Tuesday, December 16, 2014

The Things Not Yet Behind You

 Kissing Oliver.

Snoozing with Grandma

Dear Ellie,

Despite the happy photographs up above, I wish I could say that all of your preemie issues are behind you.  As time goes on, we're reminded that there are some things you probably aren't going to outgrow.  The pain of eating is the most prominent of those reminders.  You are over 7 months adjusted now and eating is just as arduous and tedious as ever.  It wasn't as difficult--- when you were 7 or 8 pounds--- to lug you around in a sling for an hour each feeding.  But now you are over twice that size, your legs bulging out the sides of the carrier.  Now that your arms are long enough to claw at my jugular, getting that bottle to your lips involves additional feats of parental dexterity.  Each feeding, I'm constantly searching for that balance between insisting that you eat (to make sure you can keep up your growth and weight) and letting you off the hook (to make sure you don't hate eating even more).  When I insist by holding your head in a vice between my hand and chest, I'm stricken with guilt when you whine and cry and push against my chest.  When I let you off the hook, I imagine you tiny and emaciated.  There is no satisfying outcome.  For some time, we were holding out for the possibility that you'd like eating solids, but you haven't shown any more enthusiasm for them than you did 3 months ago.

Over the weekend, we met a 24 week preemie at your cousin's 1st birthday party.  He had feeding issues that only worsened as he grew older, and it left its mark.  He's now 3 years old, an adorable little boy, but he's as wispy as a feather.  I felt like if the wind blew too hard it would blow him away.  The force behind his arms and legs were so feeble: like that of a puppy.  Seeing him really plied an image to the thing I'd been fearing all along.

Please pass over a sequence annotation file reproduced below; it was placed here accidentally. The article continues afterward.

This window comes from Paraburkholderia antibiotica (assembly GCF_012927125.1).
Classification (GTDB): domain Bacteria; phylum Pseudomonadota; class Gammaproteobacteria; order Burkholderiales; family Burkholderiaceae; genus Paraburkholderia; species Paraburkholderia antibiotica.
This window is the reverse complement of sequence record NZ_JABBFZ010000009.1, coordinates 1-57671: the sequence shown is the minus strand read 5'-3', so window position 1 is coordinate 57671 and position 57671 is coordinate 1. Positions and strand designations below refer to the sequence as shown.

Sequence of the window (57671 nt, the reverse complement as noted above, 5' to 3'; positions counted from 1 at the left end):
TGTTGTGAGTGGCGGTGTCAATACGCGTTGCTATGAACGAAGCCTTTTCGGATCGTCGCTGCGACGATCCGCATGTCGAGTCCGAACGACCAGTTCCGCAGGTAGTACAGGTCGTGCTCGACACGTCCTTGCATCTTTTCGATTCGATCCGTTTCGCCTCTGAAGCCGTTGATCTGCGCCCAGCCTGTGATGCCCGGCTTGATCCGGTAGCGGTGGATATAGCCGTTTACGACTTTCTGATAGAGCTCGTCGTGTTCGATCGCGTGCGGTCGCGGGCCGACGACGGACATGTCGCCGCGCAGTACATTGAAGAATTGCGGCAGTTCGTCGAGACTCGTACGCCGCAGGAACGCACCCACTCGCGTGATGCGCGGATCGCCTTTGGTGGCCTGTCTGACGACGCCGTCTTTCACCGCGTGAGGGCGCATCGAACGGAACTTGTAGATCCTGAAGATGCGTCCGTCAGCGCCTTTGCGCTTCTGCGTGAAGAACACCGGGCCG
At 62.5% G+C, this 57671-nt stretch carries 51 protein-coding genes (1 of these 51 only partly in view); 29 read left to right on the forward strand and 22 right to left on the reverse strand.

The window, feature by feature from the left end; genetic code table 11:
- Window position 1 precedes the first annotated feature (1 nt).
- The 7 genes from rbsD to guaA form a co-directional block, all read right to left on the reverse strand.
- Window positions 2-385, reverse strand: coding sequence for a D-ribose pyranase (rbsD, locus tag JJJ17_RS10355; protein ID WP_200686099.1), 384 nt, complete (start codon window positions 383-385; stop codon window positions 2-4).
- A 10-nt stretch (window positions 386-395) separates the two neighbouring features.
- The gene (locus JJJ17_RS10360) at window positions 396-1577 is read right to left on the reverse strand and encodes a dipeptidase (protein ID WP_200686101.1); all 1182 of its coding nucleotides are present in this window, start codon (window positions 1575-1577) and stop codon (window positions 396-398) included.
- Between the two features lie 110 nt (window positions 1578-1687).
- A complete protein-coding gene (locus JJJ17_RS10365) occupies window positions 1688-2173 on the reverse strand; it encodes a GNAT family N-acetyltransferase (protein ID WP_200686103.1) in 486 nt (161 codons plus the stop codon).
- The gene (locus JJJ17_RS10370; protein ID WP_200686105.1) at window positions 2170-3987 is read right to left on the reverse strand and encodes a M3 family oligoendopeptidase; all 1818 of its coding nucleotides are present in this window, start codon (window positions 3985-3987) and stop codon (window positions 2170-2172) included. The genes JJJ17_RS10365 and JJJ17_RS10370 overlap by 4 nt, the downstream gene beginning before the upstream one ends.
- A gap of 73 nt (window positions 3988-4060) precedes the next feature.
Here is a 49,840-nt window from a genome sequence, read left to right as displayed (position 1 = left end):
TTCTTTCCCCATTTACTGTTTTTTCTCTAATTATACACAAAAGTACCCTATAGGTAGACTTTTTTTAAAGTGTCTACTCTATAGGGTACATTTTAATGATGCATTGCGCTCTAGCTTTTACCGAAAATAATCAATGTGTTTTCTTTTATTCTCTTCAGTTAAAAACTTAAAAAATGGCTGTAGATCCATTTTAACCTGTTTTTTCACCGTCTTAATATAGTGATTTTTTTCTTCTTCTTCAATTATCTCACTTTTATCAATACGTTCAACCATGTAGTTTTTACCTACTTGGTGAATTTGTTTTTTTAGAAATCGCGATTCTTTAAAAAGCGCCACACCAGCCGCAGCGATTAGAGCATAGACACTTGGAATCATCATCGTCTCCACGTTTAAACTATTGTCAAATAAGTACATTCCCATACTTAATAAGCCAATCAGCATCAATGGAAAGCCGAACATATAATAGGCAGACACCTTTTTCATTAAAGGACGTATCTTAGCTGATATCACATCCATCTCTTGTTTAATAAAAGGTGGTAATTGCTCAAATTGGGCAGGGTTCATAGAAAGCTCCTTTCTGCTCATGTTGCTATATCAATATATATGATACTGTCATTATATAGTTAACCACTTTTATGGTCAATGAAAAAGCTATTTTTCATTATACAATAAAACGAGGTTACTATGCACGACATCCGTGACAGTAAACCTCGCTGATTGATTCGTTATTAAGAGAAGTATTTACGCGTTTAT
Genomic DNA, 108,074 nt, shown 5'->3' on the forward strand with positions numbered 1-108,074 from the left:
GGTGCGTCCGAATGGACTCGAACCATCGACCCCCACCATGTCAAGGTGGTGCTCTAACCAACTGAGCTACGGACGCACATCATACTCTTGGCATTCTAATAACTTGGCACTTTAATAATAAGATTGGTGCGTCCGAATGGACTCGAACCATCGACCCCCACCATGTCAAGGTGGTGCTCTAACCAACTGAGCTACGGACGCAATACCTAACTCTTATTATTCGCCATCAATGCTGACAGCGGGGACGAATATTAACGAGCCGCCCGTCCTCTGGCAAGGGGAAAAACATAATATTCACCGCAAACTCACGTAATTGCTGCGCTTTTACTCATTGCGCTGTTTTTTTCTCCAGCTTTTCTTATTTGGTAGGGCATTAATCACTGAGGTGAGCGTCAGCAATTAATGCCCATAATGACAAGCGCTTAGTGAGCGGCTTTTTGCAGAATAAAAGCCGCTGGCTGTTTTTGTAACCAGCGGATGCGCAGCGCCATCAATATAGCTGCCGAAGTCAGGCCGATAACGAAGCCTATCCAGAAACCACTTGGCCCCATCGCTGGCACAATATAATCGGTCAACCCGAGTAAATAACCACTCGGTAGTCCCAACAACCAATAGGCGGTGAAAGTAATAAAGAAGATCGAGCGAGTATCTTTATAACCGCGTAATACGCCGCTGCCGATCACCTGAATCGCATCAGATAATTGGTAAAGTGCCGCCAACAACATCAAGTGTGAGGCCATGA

I always try to put things into perspective though.  In reality, you aren't like that little boy.  Not even close.  Your weight is still holding firm, you've grown quite nicely, and you have a surprising strength behind those limbs.  Because of this, the frustrating moments we do endure fizzle quickly when we watch you achieve some new physical feat.  Like what happened today.

Typically, we get one really big feed around noontime, but today, you resisted it with all of your might.  I grew frustrated at the thought that you'd lose your biggest feed of the day, and against my better judgement, pushed you too hard.  Most of the time, if I can just get the bottle into your mouth, you'll settle down after a few seconds.  Not this time.  You broke into a fountain of tears and choking cries, as though someone had stabbed you with a needle.  That was the straw that broke the back of my patience, and all I could do was set you down on your stomach in the crib and turn away to collect my wits.  When I returned just moments later, I was shocked to see that you were sitting perfectly erect.  Before then, we'd been waiting and waiting for the moment you'd sit up (with no signs of progress), and all of the sudden, there you were, sitting tall, perhaps so that I could see your pouty little face.  With that, my frustration evaporated, we tried feeding again, and 15 minutes later you had 7 ounces of milk in your belly.

We enjoyed a nice few worry free hours, then when your dinner time came, you went back to fussy and I went back to worry.


  1. Dana, I have always seen children being very cranky when fed. Is it a premie issue? Is it necessary that you forcefully feed Ellie rather than waiting for her to get hungry and feed when she is ready? I am worried whether this kind of feeding makes her despise food and feeding altogether.

    So happy to hear that she has achieved one more great feat. I am sure she will do great :)

    1. Yeah Manju, its a preemie thing. One of the biggest problem a lot of preemies have once they get home is severe reflux. Ellie's reflux isn't as bad as many other preemies, but its enough to make her associate eating with pain. Before the bottle even touches her tongue, she gets upset.

      For the first 3 months we had her home, her feeding issues weren't so bad. She ate voluntarily. Then, one day, it started getting worse. Initially, our plan was to just "let her eat when she wants to eat." We basically didn't force her. Unfortunately, this strategy lead her to lose weight, which was scary. So basically, our options were to slowly let her starve or force her in some measure to eat. Easy choice, even if it means she'll be trained to hate food later in life. Preemie choices aren't always easy.